Remote Document Review: Is It Right For Me?

As advances in technology and cyber security evolve, so do the opportunities to work remotely on document review projects.  While benefits such as a 15 second commute or never having to eat another fast food burger for lunch again may seem compelling, the truth is that telecommuting may not be the right fit for everyone. If you are being considered for a remote project, here are a few things to think about before you say, “yes.”

Procrastinators Need Not Apply

Everyone wants to hire “self-starters” who are willing to go the extra mile.  For the remote worker, it is sometimes hard to demonstrate your productivity with anything other than your numbers.  This means you can expect your supervisor to be continually monitoring your pace.  He will be looking to see how long it takes to review each document and if there are gaps in your productivity.  In order to avoid having your supervisor draw the wrong conclusion about your pace, make sure you log off and record your breaks.  Likewise, if you are having issues with a particular document, be sure to communicate with your supervisor and discuss the situation candidly.  This is much better than having blocks of time where the system records you as being idle.

 You Are Only as Good as Your Technology

In a world where we pay bills and shop for groceries on our phones, home computers are being used less and less for everyday tasks. Before signing on for a remote document review, it is important to confirm your home office technology is up to date and functioning properly. Many hours can be lost dealing with crashing computers, software upgrades, maintenance reboots and slow internet connections.  Since you cannot bill the client for hours spent dealing with such issues if they relate to your personal hardware, it is always wise to ask for the system requirements and capability specs well in advance of the project start date. If it looks like your system is not fully compatible, you should consider upgrading your technology or skipping the project altogether.  While no one ever wants to turn down an opportunity, a poor pace or productivity rating on a remote review may keep you from being asked to participate in future projects.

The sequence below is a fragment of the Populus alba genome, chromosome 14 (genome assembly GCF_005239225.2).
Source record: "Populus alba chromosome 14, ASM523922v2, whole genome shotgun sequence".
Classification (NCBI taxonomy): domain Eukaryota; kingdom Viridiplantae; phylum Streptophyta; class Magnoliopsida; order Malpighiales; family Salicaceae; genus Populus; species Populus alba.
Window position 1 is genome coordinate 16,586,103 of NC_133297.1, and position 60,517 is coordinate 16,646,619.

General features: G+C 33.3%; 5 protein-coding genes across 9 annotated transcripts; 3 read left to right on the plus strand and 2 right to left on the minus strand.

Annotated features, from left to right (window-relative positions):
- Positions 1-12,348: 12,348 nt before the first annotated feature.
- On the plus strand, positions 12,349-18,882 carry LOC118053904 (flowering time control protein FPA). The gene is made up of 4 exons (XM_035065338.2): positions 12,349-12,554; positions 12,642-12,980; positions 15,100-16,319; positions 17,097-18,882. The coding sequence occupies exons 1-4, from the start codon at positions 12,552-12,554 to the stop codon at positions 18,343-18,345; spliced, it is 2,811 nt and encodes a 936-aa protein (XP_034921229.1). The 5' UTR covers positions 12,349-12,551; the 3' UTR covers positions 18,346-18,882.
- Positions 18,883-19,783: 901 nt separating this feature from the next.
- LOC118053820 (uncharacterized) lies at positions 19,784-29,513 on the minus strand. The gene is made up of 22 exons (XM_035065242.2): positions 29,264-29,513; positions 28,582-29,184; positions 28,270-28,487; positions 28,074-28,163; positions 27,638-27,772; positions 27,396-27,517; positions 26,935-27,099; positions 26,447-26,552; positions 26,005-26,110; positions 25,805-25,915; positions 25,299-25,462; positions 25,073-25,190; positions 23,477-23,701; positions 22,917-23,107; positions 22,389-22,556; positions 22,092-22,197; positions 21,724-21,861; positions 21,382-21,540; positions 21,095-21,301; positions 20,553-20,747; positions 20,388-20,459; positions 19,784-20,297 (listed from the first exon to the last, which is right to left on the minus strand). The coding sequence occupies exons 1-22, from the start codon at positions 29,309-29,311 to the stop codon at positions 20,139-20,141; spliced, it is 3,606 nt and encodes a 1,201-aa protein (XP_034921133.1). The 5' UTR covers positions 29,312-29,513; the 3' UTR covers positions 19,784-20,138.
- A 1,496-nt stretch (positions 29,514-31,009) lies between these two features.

A Distraction Free Work Zone

While many employees who work remotely will argue there are fewer distractions at home than in a busy office environment, for some the opposite can be true. Whether it is the kids, the mailman, the dog barking at the mailman, the TV, music, laundry, or any one of a whole host of things that can cause you to lose focus, the net result is a negative impact on your productivity, pace and, in all likelihood, your accuracy.  If you know these things can derail you, work smart and do what you can to remove them from your environment.  For example, if you put in a movie to create background noise, it is a good idea to make sure it’s not your favorite film.  Likewise, Rover can stay if you are certain he does not care about the doorbell or he cannot hear it.

Private Work Space

Not only should your workspace be free of distractions, but it also needs to be private.  If you need to take a break and visit the local coffee shop, leave the laptop at home.  Public places such as Internet cafés and libraries are not an option for remote document reviews.  Confidential information needs to stay confidential.  You and only you should have access to the documents throughout the entire engagement.  If other family members share the computer, be sure to log off properly and record your breaks accordingly.

The Hours – Be Predictable

For a traditional office worker, showing up at the office 30 minutes early – even if it is just to socialize – may position the worker as a go-getter in the eyes of the boss. Unfortunately, for the remote worker, there is no ability to leverage face time. The remote worker needs to be available when their supervisor pings them with an email to avoid the perception of being unreliable. The best way for this to happen is work predictable and consistent hours. This does not mean you have to take your breaks at the same exact minute each day but it does mean you should try to be as consistent as possible.  You should also communicate your schedule to your supervisor and be sure to alert him to changes. If you have to alter your schedule for things like doctor’s appointments, school emergencies, etc., the key is to keep your supervisor informed and stick to your word.